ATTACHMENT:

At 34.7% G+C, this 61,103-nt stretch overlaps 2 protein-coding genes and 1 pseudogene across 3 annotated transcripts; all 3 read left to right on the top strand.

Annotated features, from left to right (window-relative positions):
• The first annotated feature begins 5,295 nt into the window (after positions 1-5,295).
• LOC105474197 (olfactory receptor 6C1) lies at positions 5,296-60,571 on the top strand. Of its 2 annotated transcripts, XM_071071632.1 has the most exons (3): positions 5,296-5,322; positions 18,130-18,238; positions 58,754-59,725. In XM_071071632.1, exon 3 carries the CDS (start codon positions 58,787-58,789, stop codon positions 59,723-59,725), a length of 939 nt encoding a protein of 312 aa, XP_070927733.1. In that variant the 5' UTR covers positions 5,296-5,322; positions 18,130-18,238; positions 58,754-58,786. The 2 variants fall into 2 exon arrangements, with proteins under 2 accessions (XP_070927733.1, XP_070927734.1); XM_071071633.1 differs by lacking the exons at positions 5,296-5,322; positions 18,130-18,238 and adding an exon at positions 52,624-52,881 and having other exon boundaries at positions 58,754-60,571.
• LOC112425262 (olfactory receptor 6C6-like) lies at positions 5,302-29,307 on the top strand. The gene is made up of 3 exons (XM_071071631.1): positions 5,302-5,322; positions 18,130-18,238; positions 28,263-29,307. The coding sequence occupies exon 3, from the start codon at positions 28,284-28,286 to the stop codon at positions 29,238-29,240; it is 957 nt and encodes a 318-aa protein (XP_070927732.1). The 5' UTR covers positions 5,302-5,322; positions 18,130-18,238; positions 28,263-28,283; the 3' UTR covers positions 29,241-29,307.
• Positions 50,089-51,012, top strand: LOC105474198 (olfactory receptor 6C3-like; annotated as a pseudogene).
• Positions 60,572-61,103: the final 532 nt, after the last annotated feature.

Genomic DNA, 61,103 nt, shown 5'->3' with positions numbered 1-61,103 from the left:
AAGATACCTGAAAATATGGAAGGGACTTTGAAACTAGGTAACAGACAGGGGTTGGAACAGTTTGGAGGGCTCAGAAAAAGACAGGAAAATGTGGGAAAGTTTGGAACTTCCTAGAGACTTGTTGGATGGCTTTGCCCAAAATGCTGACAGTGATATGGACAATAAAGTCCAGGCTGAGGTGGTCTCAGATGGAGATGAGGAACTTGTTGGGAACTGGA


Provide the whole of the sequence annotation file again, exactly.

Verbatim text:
At 34.7% G+C, this 61,103-nt stretch overlaps 2 protein-coding genes and 1 pseudogene across 3 annotated transcripts; all 3 read left to right on the top strand.

Annotated features, from left to right (window-relative positions):
• The first annotated feature begins 5,295 nt into the window (after positions 1-5,295).
• LOC105474197 (olfactory receptor 6C1) lies at positions 5,296-60,571 on the top strand. Of its 2 annotated transcripts, XM_071071632.1 has the most exons (3): positions 5,296-5,322; positions 18,130-18,238; positions 58,754-59,725. In XM_071071632.1, exon 3 carries the CDS (start codon positions 58,787-58,789, stop codon positions 59,723-59,725), a length of 939 nt encoding a protein of 312 aa, XP_070927733.1. In that variant the 5' UTR covers positions 5,296-5,322; positions 18,130-18,238; positions 58,754-58,786. The 2 variants fall into 2 exon arrangements, with proteins under 2 accessions (XP_070927733.1, XP_070927734.1); XM_071071633.1 differs by lacking the exons at positions 5,296-5,322; positions 18,130-18,238 and adding an exon at positions 52,624-52,881 and having other exon boundaries at positions 58,754-60,571.
• LOC112425262 (olfactory receptor 6C6-like) lies at positions 5,302-29,307 on the top strand. The gene is made up of 3 exons (XM_071071631.1): positions 5,302-5,322; positions 18,130-18,238; positions 28,263-29,307. The coding sequence occupies exon 3, from the start codon at positions 28,284-28,286 to the stop codon at positions 29,238-29,240; it is 957 nt and encodes a 318-aa protein (XP_070927732.1). The 5' UTR covers positions 5,302-5,322; positions 18,130-18,238; positions 28,263-28,283; the 3' UTR covers positions 29,241-29,307.
• Positions 50,089-51,012, top strand: LOC105474198 (olfactory receptor 6C3-like; annotated as a pseudogene).
• Positions 60,572-61,103: the final 532 nt, after the last annotated feature.

Genomic DNA, 61,103 nt, shown 5'->3' with positions numbered 1-61,103 from the left:
AAGATACCTGAAAATATGGAAGGGACTTTGAAACTAGGTAACAGACAGGGGTTGGAACAGTTTGGAGGGCTCAGAAAAAGACAGGAAAATGTGGGAAAGTTTGGAACTTCCTAGAGACTTGTTGGATGGCTTTGCCCAAAATGCTGACAGTGATATGGACAATAAAGTCCAGGCTGAGGTGGTCTCAGATGGAGATGAGGAACTTGTTGGGAACTGGA